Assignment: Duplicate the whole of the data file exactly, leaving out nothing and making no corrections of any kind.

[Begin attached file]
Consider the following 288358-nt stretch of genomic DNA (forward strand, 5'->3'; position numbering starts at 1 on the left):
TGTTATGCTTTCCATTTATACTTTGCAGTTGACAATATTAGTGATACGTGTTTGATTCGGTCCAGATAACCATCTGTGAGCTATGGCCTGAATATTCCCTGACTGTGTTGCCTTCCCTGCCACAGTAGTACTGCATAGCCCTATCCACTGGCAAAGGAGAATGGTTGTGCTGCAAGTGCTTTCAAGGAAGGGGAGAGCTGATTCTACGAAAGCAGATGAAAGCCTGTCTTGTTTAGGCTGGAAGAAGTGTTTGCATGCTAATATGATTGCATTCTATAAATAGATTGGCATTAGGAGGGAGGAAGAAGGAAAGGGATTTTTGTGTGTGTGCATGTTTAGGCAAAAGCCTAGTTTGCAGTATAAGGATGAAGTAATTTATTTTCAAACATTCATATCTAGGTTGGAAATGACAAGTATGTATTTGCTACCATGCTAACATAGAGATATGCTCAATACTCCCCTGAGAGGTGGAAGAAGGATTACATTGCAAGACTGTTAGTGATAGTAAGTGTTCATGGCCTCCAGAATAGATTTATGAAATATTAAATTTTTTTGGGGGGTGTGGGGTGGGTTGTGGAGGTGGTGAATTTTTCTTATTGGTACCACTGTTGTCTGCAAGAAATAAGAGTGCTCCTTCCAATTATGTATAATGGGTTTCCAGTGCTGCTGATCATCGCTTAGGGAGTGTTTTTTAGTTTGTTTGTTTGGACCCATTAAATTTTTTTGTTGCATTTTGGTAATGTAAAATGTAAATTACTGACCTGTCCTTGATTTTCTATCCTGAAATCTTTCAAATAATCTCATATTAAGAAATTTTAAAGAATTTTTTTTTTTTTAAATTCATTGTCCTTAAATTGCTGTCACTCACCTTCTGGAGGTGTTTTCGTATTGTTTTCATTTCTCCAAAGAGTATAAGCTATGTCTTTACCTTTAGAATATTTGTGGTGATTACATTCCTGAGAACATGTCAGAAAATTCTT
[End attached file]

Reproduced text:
Consider the following 288358-nt stretch of genomic DNA (forward strand, 5'->3'; position numbering starts at 1 on the left):
TGTTATGCTTTCCATTTATACTTTGCAGTTGACAATATTAGTGATACGTGTTTGATTCGGTCCAGATAACCATCTGTGAGCTATGGCCTGAATATTCCCTGACTGTGTTGCCTTCCCTGCCACAGTAGTACTGCATAGCCCTATCCACTGGCAAAGGAGAATGGTTGTGCTGCAAGTGCTTTCAAGGAAGGGGAGAGCTGATTCTACGAAAGCAGATGAAAGCCTGTCTTGTTTAGGCTGGAAGAAGTGTTTGCATGCTAATATGATTGCATTCTATAAATAGATTGGCATTAGGAGGGAGGAAGAAGGAAAGGGATTTTTGTGTGTGTGCATGTTTAGGCAAAAGCCTAGTTTGCAGTATAAGGATGAAGTAATTTATTTTCAAACATTCATATCTAGGTTGGAAATGACAAGTATGTATTTGCTACCATGCTAACATAGAGATATGCTCAATACTCCCCTGAGAGGTGGAAGAAGGATTACATTGCAAGACTGTTAGTGATAGTAAGTGTTCATGGCCTCCAGAATAGATTTATGAAATATTAAATTTTTTTGGGGGGTGTGGGGTGGGTTGTGGAGGTGGTGAATTTTTCTTATTGGTACCACTGTTGTCTGCAAGAAATAAGAGTGCTCCTTCCAATTATGTATAATGGGTTTCCAGTGCTGCTGATCATCGCTTAGGGAGTGTTTTTTAGTTTGTTTGTTTGGACCCATTAAATTTTTTTGTTGCATTTTGGTAATGTAAAATGTAAATTACTGACCTGTCCTTGATTTTCTATCCTGAAATCTTTCAAATAATCTCATATTAAGAAATTTTAAAGAATTTTTTTTTTTTTAAATTCATTGTCCTTAAATTGCTGTCACTCACCTTCTGGAGGTGTTTTCGTATTGTTTTCATTTCTCCAAAGAGTATAAGCTATGTCTTTACCTTTAGAATATTTGTGGTGATTACATTCCTGAGAACATGTCAGAAAATTCTT